Pandora Report: 5.25.2018

Ebola Vaccine Deployment in DRC and Nipah Virus Takes Hold in India 
The Ebola vaccine has been deployed and many are holding their breath to see if not only this new tool works, but if lessons were truly learned from the last outbreak. As of May 21st, there were a totally of 58 cases, including 27 deaths. 28 of these cases were confirmed and 21 were probable. So far, five healthcare workers have been infected, with four of them confirmed and two deaths. “Currently, WHO considers the public health risk to be very high at the national level due to the serious nature of the disease, insufficient epidemiological information and the delay in the detection of initial cases, which makes it difficult to assess the magnitude and geographical extent of the outbreak. The confirmed case in Mbandaka, a large urban centre located on major national and international river, with road and air transport axes, increases the risk both of local propagation and further spread within DRC and to neighbouring countries. The risk at the regional level is therefore considered high. At the global level, the risk is currently considered low.” In response to the outbreak spreading to a larger, metropolitan area, many are wondering what cities nearby should start preparing for potential cases. Such concern is especially pertinent as it was reported that three infected patients fled an isolation ward and posed a potential threat for disease transmission. In efforts to identify potential areas at an increased risk due to travel, researchers used “flight data from the airports in Mbandaka, Kinshasa, and Brazzaville–those nearest Bikoro–EcoHealth Alliance has found the following cities to be most closely connected to the point of origin of the ongoing Ebola outbreak – Pointe-Noire, Republic of Congo, Adidas Ababa, Ethiopia, Brazzaville, DRC, etc.” Border closure is also frequently discussed during outbreaks, but realistically, how would it work? “Researchers who have studied earlier border-crossing outbreaks say the checks amount to little more than political theater. They do little to curb the spread of a disease, but they are likely to apprehend uninfected travelers, slow down commerce, and most importantly, impede the delivery of relief supplies. In a worst-case scenario, health stops may cause infected people to sneak to border crossings where checks haven’t been set up, spreading disease as they go.”  Money is starting to trickle in as the World Bank, the United States, and Germany, have contributed a joint $25 million to the DRC outbreak. The WHO is reportedly working with nine neighboring countries of the DRC to help contain the outbreak and prevent its spread. While all eyes have been on this outbreak, many are trying to draw attention to a very serious outbreak of Nipah virus in India. 10 people have died so far in the outbreak, including a nurse who was treating patients. “The first cases were reported Saturday in a family from Kozhikode, and then India’s Ministry of Health and Family Welfare and the World Health Organization were contacted, Vijayan’s office said Monday via Twitter. Two brothers in their late 20s and their aunt, 50, died from the virus, while their father, 56, remains on life support.” These outbreaks will surely be a topic of conversation during this week’s World Health Assembly at the WHO.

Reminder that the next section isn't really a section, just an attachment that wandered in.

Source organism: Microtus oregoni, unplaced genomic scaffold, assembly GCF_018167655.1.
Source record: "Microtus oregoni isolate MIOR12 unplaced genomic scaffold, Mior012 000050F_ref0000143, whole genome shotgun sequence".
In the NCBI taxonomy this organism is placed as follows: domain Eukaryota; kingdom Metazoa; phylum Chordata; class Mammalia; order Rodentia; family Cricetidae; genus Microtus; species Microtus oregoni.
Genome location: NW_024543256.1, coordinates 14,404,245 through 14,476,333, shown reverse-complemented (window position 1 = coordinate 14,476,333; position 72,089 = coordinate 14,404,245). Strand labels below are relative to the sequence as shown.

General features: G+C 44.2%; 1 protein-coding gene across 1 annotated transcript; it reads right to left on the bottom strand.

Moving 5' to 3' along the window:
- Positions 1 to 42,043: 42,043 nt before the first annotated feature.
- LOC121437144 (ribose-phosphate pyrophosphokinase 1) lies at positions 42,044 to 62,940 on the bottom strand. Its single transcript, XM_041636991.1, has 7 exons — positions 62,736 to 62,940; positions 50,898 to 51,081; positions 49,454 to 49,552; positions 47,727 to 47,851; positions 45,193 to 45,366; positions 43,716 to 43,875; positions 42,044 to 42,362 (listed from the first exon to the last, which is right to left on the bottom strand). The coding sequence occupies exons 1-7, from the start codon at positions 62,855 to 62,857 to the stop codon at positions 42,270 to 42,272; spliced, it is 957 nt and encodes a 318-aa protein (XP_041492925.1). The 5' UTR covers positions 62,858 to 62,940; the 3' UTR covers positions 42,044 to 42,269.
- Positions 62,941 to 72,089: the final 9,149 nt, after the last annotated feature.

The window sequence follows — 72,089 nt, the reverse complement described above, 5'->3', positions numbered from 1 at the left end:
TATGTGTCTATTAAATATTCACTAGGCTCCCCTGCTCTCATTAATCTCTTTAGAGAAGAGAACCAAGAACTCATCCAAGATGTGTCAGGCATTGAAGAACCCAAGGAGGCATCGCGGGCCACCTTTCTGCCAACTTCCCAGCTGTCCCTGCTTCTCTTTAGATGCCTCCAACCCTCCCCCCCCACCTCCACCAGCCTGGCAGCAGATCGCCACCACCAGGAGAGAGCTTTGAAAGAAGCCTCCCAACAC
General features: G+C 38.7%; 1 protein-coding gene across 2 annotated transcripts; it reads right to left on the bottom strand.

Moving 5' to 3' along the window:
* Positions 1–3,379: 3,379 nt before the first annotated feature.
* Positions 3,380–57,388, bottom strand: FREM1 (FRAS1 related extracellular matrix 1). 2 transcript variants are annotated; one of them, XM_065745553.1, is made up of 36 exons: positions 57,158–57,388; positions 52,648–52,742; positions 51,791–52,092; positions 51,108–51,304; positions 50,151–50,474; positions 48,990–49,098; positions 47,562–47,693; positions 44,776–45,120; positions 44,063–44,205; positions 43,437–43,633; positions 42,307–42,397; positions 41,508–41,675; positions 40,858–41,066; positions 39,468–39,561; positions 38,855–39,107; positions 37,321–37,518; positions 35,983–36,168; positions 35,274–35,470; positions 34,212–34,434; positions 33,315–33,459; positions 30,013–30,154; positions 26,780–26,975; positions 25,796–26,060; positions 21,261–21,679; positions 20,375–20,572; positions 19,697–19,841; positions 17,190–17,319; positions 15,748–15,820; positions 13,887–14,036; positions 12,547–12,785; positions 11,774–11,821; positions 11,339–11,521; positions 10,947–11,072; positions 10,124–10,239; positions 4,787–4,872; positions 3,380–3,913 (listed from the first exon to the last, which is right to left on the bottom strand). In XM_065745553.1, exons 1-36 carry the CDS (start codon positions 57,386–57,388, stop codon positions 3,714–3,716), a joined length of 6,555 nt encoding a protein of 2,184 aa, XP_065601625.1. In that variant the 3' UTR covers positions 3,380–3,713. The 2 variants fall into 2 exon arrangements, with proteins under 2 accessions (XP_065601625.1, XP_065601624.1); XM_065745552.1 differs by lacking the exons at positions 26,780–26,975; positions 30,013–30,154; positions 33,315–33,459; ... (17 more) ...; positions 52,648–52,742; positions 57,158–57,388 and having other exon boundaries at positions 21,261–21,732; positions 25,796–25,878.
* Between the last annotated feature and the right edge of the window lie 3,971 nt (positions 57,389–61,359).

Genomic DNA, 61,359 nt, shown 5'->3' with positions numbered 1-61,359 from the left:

Worrisome White House Actions Surrounding Global Health Security
As Ebola burns through the DRC and India struggles with Nipah virus, the ability (or increasing inability?) for the U.S. to respond to such biological threats is becoming a seriously topic of concern. Within the span of a few days, the Ebola outbreak was declared in the DRC, the White House eliminated the Office of Global Health Security at the NSC, and the White House requested to rescind the $252 million in leftover Ebola response funds. These are just a handful of the the most recent red-flags for the Trump administration and its worrisome approach to health security. Kenneth W. Bernard asks “Has our national security leadership forgotten that, in 2001, anthrax-laced letters killed five and sickened 17 others in multiple states? Or that in 2014, 11 people were treated for Ebola in the United States, resulting in two deaths and widespread panic that nearly shut down the city of Dallas? Or that smallpox killed more people in the 20th century than all the wars of that century combined?” The Editorial Review Board at the New York Times has also cited concerns surrounding the amnesiac approach to Ebola the administration has taken– “The Trump administration has also failed to seek renewed funding from Congress for a global health security initiative begun after the 2014 epidemic. The goal of that initiative was to help high-risk countries prepare for future disease outbreaks in order to prevent pandemics. The White House has touted the success of those efforts but has done nothing to keep them going. And as funds have dried up, the C.D.C. has been forced to scale back or discontinue programs in some of the most vulnerable countries.”

WHO and World Bank Group Team Up for Global Health Security